Hot, humid South Carolina summers breed hordes of blood-thirsty mosquitoes. Their itchy bites are annoying, but did you know that mosquitoes can transmit dangerous heartworms to your furry friend? According to the Companion Animal Parasite Council, South Carolina veterinarians diagnosed more than 5,000 heartworm cases in 2018. With another muggy summer in store, this dangerous disease will threaten many more pets. Do you know how to keep your beloved companion safe?
Heartworms are parasitic worms that live and reproduce in a dog’s heart and lungs. The worms are microscopic at birth, but can grow to 12 inches in six months as they mature to adults, and clog major blood vessels. Heartworms cause significant damage and even death to pets they infect.
Heartworms are introduced into a dog’s body as microscopic, larval worms when bitten by a mosquito that has previously bitten an animal infected with heartworm. The worms multiply as they reach adulthood and can quickly accumulate to a significant threat. Adult worms cause damage in several ways:
- They impede blood flow through the heart and lungs.
- They trigger inflammation within the heart and lung vessels.
- They make breathing difficult when inflammation and congested blood flow cause fluid to accumulate in the lungs.
Untreated heartworm disease in dogs progresses to congestive heart failure and death.
Cats can also develop heartworm disease, although they are not the intended host. The larval worms transmitted to a cat may develop to adults, but cannot reproduce. However, although the worms can’t multiply to numbers that will cause an infestation, just a few worms can cause significant inflammation in a cat’s lungs and heart.
Mosquitoes transmit heartworms to dogs and cats when they bite an infected dog and pick up a few microscopic worms, or microfilariae. The heartworms develop into infective larvae within the mosquito, which transmits them to the next animal bitten. The larvae simply die in most animals, but if transmitted to a dog or cat, they can survive and wreak havoc on the unsuspecting host.
Dogs spend more time outside than our feline friends, so they are more likely to be infected with heartworms. However, some cats do venture outdoors, and mosquitoes often find their way inside a home, so heartworm disease is a risk to cats, as well.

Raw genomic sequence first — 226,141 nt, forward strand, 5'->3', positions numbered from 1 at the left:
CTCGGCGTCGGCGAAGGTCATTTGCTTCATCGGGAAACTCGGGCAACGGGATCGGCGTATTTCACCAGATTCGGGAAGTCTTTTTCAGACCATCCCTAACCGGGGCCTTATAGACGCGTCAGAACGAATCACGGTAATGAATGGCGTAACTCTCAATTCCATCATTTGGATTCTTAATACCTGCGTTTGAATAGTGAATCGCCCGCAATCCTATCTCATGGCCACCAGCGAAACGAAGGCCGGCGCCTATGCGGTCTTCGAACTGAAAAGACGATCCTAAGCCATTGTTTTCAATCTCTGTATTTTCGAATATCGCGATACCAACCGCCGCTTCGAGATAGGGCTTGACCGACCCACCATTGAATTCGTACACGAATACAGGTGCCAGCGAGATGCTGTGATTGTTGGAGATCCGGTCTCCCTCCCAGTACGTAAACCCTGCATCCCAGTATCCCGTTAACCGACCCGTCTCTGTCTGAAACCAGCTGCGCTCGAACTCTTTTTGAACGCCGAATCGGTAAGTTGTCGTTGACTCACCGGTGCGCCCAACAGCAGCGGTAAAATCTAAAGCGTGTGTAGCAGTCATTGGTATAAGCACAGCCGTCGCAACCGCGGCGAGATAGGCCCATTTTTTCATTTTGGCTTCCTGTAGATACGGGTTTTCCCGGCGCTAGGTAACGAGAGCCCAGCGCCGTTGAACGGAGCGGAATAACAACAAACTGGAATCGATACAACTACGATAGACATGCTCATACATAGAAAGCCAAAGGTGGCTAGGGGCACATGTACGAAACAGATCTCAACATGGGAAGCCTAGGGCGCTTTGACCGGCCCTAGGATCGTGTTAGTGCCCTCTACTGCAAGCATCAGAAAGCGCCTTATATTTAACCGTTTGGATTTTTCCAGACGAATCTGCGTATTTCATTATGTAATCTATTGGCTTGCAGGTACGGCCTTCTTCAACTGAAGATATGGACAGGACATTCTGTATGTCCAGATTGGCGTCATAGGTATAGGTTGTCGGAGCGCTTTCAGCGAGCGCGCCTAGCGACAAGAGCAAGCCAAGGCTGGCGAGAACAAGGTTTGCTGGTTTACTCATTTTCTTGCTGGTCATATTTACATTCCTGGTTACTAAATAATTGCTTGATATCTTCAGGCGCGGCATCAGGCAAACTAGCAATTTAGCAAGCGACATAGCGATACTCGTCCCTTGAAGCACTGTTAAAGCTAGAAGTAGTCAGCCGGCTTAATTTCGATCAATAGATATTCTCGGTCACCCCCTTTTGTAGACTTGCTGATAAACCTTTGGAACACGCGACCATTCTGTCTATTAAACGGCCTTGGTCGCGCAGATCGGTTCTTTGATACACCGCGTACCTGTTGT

The best way to know if your pet has dangerous heartworms is to have a heartworm test performed as part of her annual wellness visit. The test requires only a few drops of blood and can often be performed in our veterinary office.
You should also be aware of the symptoms of heartworm disease. Monitor your pet for signs such as:
- Decreased appetite
- Difficulty breathing
- Collapsing suddenly
Infected cats often show no symptoms, but can suddenly collapse or die without warning.
If heartworm disease is diagnosed in your pet, additional testing is performed to assess the disease severity and the extent of heart and lung damage before starting treatment. Testing may include:
- Blood work to evaluate organ function
- Echocardiogram (an ultrasound of the heart)
Heartworm disease treatment
A positive heartworm test means your pet has adult heartworms. Treatment will address several aspects of the disease:
- Medication to kill the adult heartworms will be injected into your pet’s back muscles in several doses spaced about a month apart. During treatment, pieces of dead worms can lodge in blood vessels, blocking blood flow and causing sudden death. The risk increases with severity of infection. Dogs must be kept calm and restricted to a crate with short leash walks only, to minimize the chance of this deadly complication.
- Additional medication will be administered to kill circulating microfilariae before they mature into adults.
- Antibiotics will be administered to kill the bacteria the heartworms carry that cause inflammation.
- Anti-inflammatories will be used to decrease inflammation caused by the heartworms.
Heartworms cause a dangerous, life-threatening disease no pet should suffer. Fortunately, prevention is simple and much less costly than treatment. Many preventive products are available, from flavored chewables given monthly to injections administered biannually. Our veterinary team can recommend a product that will best fit your pet’s needs.
Mosquitoes are active at temperatures above 50 degrees, which includes the winter months in South Carolina. All dogs and cats should receive year-round protection, whether or not they go outdoors.
If your pet is not currently receiving heartworm preventive, we will perform a heartworm test to ensure she is heartworm-free. Once she tests negative, we will administer a preventive.
If you have questions about heartworm disease, call our office. A team member will be happy to help.